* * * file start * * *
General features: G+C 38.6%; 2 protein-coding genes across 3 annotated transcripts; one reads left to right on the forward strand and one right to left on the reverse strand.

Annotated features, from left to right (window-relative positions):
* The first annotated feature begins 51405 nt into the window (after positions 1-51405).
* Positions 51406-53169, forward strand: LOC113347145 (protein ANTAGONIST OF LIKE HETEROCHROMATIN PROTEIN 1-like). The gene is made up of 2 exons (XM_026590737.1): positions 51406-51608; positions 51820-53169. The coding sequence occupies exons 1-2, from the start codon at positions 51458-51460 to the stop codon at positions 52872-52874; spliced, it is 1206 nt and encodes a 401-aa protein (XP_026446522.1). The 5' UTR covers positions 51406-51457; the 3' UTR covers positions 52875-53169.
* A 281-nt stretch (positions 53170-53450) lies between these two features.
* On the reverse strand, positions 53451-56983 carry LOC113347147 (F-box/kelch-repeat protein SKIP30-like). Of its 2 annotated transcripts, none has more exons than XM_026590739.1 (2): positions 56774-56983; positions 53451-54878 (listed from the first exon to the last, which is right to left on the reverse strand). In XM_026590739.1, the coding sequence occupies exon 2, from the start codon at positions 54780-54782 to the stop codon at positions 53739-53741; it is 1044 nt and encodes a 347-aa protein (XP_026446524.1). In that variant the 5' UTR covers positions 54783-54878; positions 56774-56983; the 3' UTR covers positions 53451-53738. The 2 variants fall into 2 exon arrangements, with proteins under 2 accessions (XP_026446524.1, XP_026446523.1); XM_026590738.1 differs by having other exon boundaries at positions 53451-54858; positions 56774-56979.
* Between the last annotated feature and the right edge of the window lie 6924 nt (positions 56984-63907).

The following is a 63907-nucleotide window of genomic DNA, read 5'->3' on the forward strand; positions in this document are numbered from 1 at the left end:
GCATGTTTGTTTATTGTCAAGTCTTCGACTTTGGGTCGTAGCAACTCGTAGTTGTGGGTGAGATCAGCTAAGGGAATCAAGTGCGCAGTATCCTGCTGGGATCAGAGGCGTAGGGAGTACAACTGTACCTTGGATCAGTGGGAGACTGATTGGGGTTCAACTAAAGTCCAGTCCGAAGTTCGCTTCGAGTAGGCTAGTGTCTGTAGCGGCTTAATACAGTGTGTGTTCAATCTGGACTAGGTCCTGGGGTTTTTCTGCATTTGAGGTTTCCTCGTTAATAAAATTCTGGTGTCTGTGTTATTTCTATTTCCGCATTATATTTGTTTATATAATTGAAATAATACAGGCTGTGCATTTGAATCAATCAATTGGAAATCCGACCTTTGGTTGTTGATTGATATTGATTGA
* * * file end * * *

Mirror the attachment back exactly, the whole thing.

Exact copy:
General features: G+C 38.6%; 2 protein-coding genes across 3 annotated transcripts; one reads left to right on the forward strand and one right to left on the reverse strand.

Annotated features, from left to right (window-relative positions):
* The first annotated feature begins 51405 nt into the window (after positions 1-51405).
* Positions 51406-53169, forward strand: LOC113347145 (protein ANTAGONIST OF LIKE HETEROCHROMATIN PROTEIN 1-like). The gene is made up of 2 exons (XM_026590737.1): positions 51406-51608; positions 51820-53169. The coding sequence occupies exons 1-2, from the start codon at positions 51458-51460 to the stop codon at positions 52872-52874; spliced, it is 1206 nt and encodes a 401-aa protein (XP_026446522.1). The 5' UTR covers positions 51406-51457; the 3' UTR covers positions 52875-53169.
* A 281-nt stretch (positions 53170-53450) lies between these two features.
* On the reverse strand, positions 53451-56983 carry LOC113347147 (F-box/kelch-repeat protein SKIP30-like). Of its 2 annotated transcripts, none has more exons than XM_026590739.1 (2): positions 56774-56983; positions 53451-54878 (listed from the first exon to the last, which is right to left on the reverse strand). In XM_026590739.1, the coding sequence occupies exon 2, from the start codon at positions 54780-54782 to the stop codon at positions 53739-53741; it is 1044 nt and encodes a 347-aa protein (XP_026446524.1). In that variant the 5' UTR covers positions 54783-54878; positions 56774-56983; the 3' UTR covers positions 53451-53738. The 2 variants fall into 2 exon arrangements, with proteins under 2 accessions (XP_026446524.1, XP_026446523.1); XM_026590738.1 differs by having other exon boundaries at positions 53451-54858; positions 56774-56979.
* Between the last annotated feature and the right edge of the window lie 6924 nt (positions 56984-63907).

The following is a 63907-nucleotide window of genomic DNA, read 5'->3' on the forward strand; positions in this document are numbered from 1 at the left end:
GCATGTTTGTTTATTGTCAAGTCTTCGACTTTGGGTCGTAGCAACTCGTAGTTGTGGGTGAGATCAGCTAAGGGAATCAAGTGCGCAGTATCCTGCTGGGATCAGAGGCGTAGGGAGTACAACTGTACCTTGGATCAGTGGGAGACTGATTGGGGTTCAACTAAAGTCCAGTCCGAAGTTCGCTTCGAGTAGGCTAGTGTCTGTAGCGGCTTAATACAGTGTGTGTTCAATCTGGACTAGGTCCTGGGGTTTTTCTGCATTTGAGGTTTCCTCGTTAATAAAATTCTGGTGTCTGTGTTATTTCTATTTCCGCATTATATTTGTTTATATAATTGAAATAATACAGGCTGTGCATTTGAATCAATCAATTGGAAATCCGACCTTTGGTTGTTGATTGATATTGATTGA